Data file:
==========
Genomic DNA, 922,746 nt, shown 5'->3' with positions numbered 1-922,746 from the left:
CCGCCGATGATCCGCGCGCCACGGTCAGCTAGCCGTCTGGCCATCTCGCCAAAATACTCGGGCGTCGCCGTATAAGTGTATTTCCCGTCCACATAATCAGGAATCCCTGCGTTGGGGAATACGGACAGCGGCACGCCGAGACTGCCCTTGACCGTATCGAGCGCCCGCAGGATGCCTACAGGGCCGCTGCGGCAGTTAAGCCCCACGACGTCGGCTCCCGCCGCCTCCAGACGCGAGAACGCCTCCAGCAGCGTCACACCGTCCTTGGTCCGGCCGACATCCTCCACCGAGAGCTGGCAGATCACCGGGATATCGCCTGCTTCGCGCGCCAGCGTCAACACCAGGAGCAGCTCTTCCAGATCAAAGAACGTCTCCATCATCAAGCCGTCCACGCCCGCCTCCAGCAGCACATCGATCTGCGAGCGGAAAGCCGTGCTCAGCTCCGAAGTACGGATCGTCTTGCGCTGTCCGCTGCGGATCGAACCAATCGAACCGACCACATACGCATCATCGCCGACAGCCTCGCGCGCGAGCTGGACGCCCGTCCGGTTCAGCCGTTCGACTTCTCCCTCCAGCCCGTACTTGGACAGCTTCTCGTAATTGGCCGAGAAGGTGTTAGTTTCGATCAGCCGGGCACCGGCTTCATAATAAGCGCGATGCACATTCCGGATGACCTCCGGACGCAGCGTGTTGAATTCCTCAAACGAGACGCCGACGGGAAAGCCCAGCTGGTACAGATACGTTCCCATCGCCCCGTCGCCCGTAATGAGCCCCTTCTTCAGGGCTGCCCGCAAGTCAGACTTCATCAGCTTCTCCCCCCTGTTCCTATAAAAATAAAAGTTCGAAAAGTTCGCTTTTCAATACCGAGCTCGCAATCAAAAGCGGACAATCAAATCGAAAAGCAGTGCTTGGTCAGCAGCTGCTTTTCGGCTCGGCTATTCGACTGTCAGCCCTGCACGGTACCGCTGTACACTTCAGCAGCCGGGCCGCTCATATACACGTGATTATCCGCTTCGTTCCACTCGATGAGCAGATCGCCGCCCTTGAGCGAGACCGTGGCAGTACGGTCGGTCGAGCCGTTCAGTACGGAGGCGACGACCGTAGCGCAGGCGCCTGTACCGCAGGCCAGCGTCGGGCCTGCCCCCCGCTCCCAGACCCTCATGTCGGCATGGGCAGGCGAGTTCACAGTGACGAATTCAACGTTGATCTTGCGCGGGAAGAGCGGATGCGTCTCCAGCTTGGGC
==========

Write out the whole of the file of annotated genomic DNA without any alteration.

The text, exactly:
Genomic DNA, 922,746 nt, shown 5'->3' with positions numbered 1-922,746 from the left:
CCGCCGATGATCCGCGCGCCACGGTCAGCTAGCCGTCTGGCCATCTCGCCAAAATACTCGGGCGTCGCCGTATAAGTGTATTTCCCGTCCACATAATCAGGAATCCCTGCGTTGGGGAATACGGACAGCGGCACGCCGAGACTGCCCTTGACCGTATCGAGCGCCCGCAGGATGCCTACAGGGCCGCTGCGGCAGTTAAGCCCCACGACGTCGGCTCCCGCCGCCTCCAGACGCGAGAACGCCTCCAGCAGCGTCACACCGTCCTTGGTCCGGCCGACATCCTCCACCGAGAGCTGGCAGATCACCGGGATATCGCCTGCTTCGCGCGCCAGCGTCAACACCAGGAGCAGCTCTTCCAGATCAAAGAACGTCTCCATCATCAAGCCGTCCACGCCCGCCTCCAGCAGCACATCGATCTGCGAGCGGAAAGCCGTGCTCAGCTCCGAAGTACGGATCGTCTTGCGCTGTCCGCTGCGGATCGAACCAATCGAACCGACCACATACGCATCATCGCCGACAGCCTCGCGCGCGAGCTGGACGCCCGTCCGGTTCAGCCGTTCGACTTCTCCCTCCAGCCCGTACTTGGACAGCTTCTCGTAATTGGCCGAGAAGGTGTTAGTTTCGATCAGCCGGGCACCGGCTTCATAATAAGCGCGATGCACATTCCGGATGACCTCCGGACGCAGCGTGTTGAATTCCTCAAACGAGACGCCGACGGGAAAGCCCAGCTGGTACAGATACGTTCCCATCGCCCCGTCGCCCGTAATGAGCCCCTTCTTCAGGGCTGCCCGCAAGTCAGACTTCATCAGCTTCTCCCCCCTGTTCCTATAAAAATAAAAGTTCGAAAAGTTCGCTTTTCAATACCGAGCTCGCAATCAAAAGCGGACAATCAAATCGAAAAGCAGTGCTTGGTCAGCAGCTGCTTTTCGGCTCGGCTATTCGACTGTCAGCCCTGCACGGTACCGCTGTACACTTCAGCAGCCGGGCCGCTCATATACACGTGATTATCCGCTTCGTTCCACTCGATGAGCAGATCGCCGCCCTTGAGCGAGACCGTGGCAGTACGGTCGGTCGAGCCGTTCAGTACGGAGGCGACGACCGTAGCGCAGGCGCCTGTACCGCAGGCCAGCGTCGGGCCTGCCCCCCGCTCCCAGACCCTCATGTCGGCATGGGCAGGCGAGTTCACAGTGACGAATTCAACGTTGATCTTGCGCGGGAAGAGCGGATGCGTCTCCAGCTTGGGC